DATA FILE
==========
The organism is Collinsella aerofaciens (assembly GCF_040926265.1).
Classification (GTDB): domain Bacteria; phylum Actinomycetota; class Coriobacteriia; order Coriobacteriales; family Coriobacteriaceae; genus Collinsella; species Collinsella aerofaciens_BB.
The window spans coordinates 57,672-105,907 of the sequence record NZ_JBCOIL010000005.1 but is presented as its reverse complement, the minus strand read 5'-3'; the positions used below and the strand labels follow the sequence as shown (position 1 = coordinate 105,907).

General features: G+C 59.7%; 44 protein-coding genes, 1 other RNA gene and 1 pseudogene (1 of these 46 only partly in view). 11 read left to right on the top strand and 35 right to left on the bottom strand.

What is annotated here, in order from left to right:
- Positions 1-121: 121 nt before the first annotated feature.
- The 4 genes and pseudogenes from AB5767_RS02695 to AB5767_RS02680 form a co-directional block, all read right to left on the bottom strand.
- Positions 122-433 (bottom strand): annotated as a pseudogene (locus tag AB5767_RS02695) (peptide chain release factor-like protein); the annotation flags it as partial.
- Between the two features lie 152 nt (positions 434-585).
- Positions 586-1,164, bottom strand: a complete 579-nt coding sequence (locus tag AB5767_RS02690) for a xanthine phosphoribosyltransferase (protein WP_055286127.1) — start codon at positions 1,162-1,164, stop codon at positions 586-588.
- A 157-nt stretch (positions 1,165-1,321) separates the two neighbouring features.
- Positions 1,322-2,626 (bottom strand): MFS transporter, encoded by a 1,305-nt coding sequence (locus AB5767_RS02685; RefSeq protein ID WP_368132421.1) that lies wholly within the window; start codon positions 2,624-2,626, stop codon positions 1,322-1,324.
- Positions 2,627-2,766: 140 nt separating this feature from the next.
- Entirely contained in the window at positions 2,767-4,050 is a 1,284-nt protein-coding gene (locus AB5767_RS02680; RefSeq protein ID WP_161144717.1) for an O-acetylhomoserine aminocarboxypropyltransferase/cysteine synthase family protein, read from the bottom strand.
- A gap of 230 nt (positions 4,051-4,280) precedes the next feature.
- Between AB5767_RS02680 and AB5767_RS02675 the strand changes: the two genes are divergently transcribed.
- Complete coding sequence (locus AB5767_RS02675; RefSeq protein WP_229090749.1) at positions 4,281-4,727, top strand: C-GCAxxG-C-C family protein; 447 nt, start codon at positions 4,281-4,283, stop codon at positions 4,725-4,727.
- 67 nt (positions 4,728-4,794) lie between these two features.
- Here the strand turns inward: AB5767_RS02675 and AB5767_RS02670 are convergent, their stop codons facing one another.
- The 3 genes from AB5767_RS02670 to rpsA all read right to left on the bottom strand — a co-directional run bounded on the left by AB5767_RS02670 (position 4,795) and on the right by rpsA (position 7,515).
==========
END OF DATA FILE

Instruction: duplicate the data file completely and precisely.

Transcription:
The organism is Collinsella aerofaciens (assembly GCF_040926265.1).
Classification (GTDB): domain Bacteria; phylum Actinomycetota; class Coriobacteriia; order Coriobacteriales; family Coriobacteriaceae; genus Collinsella; species Collinsella aerofaciens_BB.
The window spans coordinates 57,672-105,907 of the sequence record NZ_JBCOIL010000005.1 but is presented as its reverse complement, the minus strand read 5'-3'; the positions used below and the strand labels follow the sequence as shown (position 1 = coordinate 105,907).

General features: G+C 59.7%; 44 protein-coding genes, 1 other RNA gene and 1 pseudogene (1 of these 46 only partly in view). 11 read left to right on the top strand and 35 right to left on the bottom strand.

What is annotated here, in order from left to right:
- Positions 1-121: 121 nt before the first annotated feature.
- The 4 genes and pseudogenes from AB5767_RS02695 to AB5767_RS02680 form a co-directional block, all read right to left on the bottom strand.
- Positions 122-433 (bottom strand): annotated as a pseudogene (locus tag AB5767_RS02695) (peptide chain release factor-like protein); the annotation flags it as partial.
- Between the two features lie 152 nt (positions 434-585).
- Positions 586-1,164, bottom strand: a complete 579-nt coding sequence (locus tag AB5767_RS02690) for a xanthine phosphoribosyltransferase (protein WP_055286127.1) — start codon at positions 1,162-1,164, stop codon at positions 586-588.
- A 157-nt stretch (positions 1,165-1,321) separates the two neighbouring features.
- Positions 1,322-2,626 (bottom strand): MFS transporter, encoded by a 1,305-nt coding sequence (locus AB5767_RS02685; RefSeq protein ID WP_368132421.1) that lies wholly within the window; start codon positions 2,624-2,626, stop codon positions 1,322-1,324.
- Positions 2,627-2,766: 140 nt separating this feature from the next.
- Entirely contained in the window at positions 2,767-4,050 is a 1,284-nt protein-coding gene (locus AB5767_RS02680; RefSeq protein ID WP_161144717.1) for an O-acetylhomoserine aminocarboxypropyltransferase/cysteine synthase family protein, read from the bottom strand.
- A gap of 230 nt (positions 4,051-4,280) precedes the next feature.
- Between AB5767_RS02680 and AB5767_RS02675 the strand changes: the two genes are divergently transcribed.
- Complete coding sequence (locus AB5767_RS02675; RefSeq protein WP_229090749.1) at positions 4,281-4,727, top strand: C-GCAxxG-C-C family protein; 447 nt, start codon at positions 4,281-4,283, stop codon at positions 4,725-4,727.
- 67 nt (positions 4,728-4,794) lie between these two features.
- Here the strand turns inward: AB5767_RS02675 and AB5767_RS02670 are convergent, their stop codons facing one another.
- The 3 genes from AB5767_RS02670 to rpsA all read right to left on the bottom strand — a co-directional run bounded on the left by AB5767_RS02670 (position 4,795) and on the right by rpsA (position 7,515).